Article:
Finally, I placed a piece of 6mm black heat shrink tubing over the two 12AWG negative wires, and a piece of 10mm red heat shrink tubing over the two 12AWG positive wires.  The positive wires required larger heat shrink tubing since the nicer blue silicone casing was thicker than the cheap plastic casing on the other wires. As a final touch, I used a small piece of 14mm black heat shrink tubing over the edge of the XT60 connector itself.  Voila!  All done, no problems, 7AWG equivalent wire successfully soldered to an XT60 connector with no problems whatsoever.  NOTE: IF YOU TRY THIS WITH A 30W SOLDERING IRON, I THINK YOU WILL HAVE PROBLEMS.  You'll probably have a very difficult time getting good heat transfer, and will have to hold the heat on for a very long period of time, likely melting the nylon XT60 connector, and perhaps getting frustrated and angry. :)

Here is a final picture of all of my soldering equipment I used.  

Full Soldering Tutorials:

My article above is not a true soldering tutorial in any way, rather, it is simply a proof-of-concept demonstration that you can in fact hook up some very heavy gauge wire to a HobbyKing XT60 connector.  If you would like a true soldering tutorial, I recommend the following:
  1. Sparkfun's "How to Solder - Through-hole Soldering" Article - the two videos here are definitely worth watching too!  Very good information!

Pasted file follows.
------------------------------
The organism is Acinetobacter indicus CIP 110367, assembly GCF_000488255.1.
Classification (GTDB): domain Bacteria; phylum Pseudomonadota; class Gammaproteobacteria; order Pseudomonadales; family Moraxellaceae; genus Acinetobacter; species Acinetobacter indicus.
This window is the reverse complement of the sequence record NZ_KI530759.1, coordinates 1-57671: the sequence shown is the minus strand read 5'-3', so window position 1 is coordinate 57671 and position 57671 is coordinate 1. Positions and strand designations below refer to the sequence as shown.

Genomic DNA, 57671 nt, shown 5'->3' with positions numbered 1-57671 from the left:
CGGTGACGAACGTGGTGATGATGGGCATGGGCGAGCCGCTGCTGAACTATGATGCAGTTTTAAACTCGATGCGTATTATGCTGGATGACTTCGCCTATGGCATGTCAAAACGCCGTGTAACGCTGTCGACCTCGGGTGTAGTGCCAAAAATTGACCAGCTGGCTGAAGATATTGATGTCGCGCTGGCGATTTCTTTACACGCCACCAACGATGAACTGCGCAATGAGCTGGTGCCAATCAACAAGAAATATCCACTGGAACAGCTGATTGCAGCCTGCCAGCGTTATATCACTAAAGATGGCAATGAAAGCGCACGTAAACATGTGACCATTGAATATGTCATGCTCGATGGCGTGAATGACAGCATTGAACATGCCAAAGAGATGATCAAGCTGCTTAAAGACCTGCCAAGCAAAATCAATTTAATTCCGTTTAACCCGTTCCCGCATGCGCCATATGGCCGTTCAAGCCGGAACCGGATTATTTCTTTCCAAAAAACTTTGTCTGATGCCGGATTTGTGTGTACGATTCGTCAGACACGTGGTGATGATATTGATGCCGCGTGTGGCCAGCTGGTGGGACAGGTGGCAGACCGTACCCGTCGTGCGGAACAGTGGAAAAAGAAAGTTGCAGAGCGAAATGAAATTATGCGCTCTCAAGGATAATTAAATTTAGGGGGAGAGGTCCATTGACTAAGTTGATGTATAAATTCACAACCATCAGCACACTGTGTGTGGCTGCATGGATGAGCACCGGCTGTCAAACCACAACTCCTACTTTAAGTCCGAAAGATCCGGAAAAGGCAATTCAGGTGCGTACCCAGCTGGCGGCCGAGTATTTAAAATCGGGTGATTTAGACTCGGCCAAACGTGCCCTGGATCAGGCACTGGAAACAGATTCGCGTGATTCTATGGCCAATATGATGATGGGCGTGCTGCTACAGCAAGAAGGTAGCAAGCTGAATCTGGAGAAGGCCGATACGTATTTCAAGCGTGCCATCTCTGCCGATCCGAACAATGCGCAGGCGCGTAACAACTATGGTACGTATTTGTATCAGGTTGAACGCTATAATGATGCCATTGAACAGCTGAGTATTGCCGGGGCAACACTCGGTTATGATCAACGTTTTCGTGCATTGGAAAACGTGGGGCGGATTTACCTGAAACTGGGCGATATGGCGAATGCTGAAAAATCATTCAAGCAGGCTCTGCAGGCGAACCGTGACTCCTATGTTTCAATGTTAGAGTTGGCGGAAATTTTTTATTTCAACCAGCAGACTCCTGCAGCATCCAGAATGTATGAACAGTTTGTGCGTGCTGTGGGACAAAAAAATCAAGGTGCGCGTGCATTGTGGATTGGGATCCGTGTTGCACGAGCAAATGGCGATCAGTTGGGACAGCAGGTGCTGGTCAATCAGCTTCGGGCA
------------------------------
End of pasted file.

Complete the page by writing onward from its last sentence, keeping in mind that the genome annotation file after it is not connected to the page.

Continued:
2. Adafruit Guide To Excellent Soldering - this is another fabulous soldering tutorial, with lots of great pictures, tips, & tricks!
The above two tutorials, when used together, are an absolutely fantastic reference and guide, and I very highly recommend you check them out.  Also, don't forget to browse my blog and see what other articles I've written that may be interesting to you.  See the links to the top-right, and don't forget to click the envelope icon to subscribe by email.  Thanks, and happy days!




The below pictures are in answer to Scott's post below.  I am showing the tinning compound, and my tinned, worn-out, soldering iron tip.

Here is the tip tinner and cleaner from Radio Shack, lying next to a brand new soldering tip, lying next to my 60W soldering iron.  To use the tip tinner, just heat your soldering iron and roll your tip in it.  The soldering iron originally had a nice new tip just like that in it.  Now, it's all chewed up, as I have no temperature control on the iron, so it gets hotter than necessary and slowly melts itself away as I solder.  The tip is about 2 years old and has been used on *many* many jobs.  Notice the black crusty stuff all around the base of my soldering iron tip. That's heavy oxidation.